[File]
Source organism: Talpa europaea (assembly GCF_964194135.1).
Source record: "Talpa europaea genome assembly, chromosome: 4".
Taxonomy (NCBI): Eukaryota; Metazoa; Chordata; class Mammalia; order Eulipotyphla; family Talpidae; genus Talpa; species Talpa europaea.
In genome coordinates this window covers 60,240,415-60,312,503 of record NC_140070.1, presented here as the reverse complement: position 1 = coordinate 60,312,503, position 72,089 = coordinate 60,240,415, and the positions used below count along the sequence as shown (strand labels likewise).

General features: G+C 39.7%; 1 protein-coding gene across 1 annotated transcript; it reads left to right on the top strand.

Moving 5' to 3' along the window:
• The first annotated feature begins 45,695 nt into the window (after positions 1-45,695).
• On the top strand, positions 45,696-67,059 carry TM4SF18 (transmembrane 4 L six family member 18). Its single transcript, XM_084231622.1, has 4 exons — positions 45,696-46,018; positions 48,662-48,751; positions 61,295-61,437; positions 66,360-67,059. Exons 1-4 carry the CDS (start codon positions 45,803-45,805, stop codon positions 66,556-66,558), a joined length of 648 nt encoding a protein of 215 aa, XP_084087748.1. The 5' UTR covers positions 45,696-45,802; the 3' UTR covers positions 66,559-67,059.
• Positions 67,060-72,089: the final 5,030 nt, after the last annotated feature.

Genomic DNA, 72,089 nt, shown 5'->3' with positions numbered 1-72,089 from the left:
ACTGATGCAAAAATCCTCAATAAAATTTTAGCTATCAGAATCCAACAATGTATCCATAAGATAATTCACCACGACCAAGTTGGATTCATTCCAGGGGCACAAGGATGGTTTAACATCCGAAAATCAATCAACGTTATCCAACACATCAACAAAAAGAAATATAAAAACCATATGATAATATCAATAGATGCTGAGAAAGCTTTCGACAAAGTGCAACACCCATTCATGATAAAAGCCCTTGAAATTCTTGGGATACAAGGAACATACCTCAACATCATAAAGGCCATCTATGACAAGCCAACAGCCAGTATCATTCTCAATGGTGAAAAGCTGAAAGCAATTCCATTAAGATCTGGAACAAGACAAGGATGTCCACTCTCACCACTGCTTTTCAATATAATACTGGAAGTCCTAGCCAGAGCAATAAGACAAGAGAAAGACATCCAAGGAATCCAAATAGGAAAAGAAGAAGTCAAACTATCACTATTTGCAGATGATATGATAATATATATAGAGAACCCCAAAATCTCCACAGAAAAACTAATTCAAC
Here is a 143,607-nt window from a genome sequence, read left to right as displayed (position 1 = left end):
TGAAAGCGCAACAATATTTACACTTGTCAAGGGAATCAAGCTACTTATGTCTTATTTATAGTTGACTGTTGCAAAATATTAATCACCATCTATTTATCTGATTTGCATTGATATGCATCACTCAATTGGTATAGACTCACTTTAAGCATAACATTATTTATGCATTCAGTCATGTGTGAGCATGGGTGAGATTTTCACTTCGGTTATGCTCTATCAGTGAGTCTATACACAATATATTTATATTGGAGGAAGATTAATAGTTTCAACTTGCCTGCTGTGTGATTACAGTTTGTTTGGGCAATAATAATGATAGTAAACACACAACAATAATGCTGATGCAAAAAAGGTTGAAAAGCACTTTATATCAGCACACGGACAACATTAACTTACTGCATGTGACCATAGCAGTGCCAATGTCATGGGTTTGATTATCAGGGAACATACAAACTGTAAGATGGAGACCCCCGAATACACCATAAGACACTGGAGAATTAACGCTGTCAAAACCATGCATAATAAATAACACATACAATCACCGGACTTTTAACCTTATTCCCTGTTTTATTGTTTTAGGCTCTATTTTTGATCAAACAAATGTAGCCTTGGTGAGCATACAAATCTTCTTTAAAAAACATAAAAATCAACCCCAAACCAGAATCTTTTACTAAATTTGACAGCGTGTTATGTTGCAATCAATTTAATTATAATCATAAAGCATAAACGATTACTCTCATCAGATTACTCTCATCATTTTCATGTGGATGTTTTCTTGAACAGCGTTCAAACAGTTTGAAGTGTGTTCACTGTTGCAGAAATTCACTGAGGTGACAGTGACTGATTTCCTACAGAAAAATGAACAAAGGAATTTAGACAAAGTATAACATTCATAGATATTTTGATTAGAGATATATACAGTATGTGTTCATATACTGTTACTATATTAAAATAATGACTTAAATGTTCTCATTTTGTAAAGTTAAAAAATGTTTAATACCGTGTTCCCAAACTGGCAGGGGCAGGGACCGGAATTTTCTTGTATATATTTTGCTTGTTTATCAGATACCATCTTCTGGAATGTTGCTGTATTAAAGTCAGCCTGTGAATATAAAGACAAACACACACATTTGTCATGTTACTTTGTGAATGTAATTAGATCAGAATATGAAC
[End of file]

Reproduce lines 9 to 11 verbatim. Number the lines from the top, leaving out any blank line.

• Positions 67,060-72,089: the final 5,030 nt, after the last annotated feature.

Genomic DNA, 72,089 nt, shown 5'->3' with positions numbered 1-72,089 from the left:
ACTGATGCAAAAATCCTCAATAAAATTTTAGCTATCAGAATCCAACAATGTATCCATAAGATAATTCACCACGACCAAGTTGGATTCATTCCAGGGGCACAAGGATGGTTTAACATCCGAAAATCAATCAACGTTATCCAACACATCAACAAAAAGAAATATAAAAACCATATGATAATATCAATAGATGCTGAGAAAGCTTTCGACAAAGTGCAACACCCATTCATGATAAAAGCCCTTGAAATTCTTGGGATACAAGGAACATACCTCAACATCATAAAGGCCATCTATGACAAGCCAACAGCCAGTATCATTCTCAATGGTGAAAAGCTGAAAGCAATTCCATTAAGATCTGGAACAAGACAAGGATGTCCACTCTCACCACTGCTTTTCAATATAATACTGGAAGTCCTAGCCAGAGCAATAAGACAAGAGAAAGACATCCAAGGAATCCAAATAGGAAAAGAAGAAGTCAAACTATCACTATTTGCAGATGATATGATAATATATATAGAGAACCCCAAAATCTCCACAGAAAAACTAATTCAAC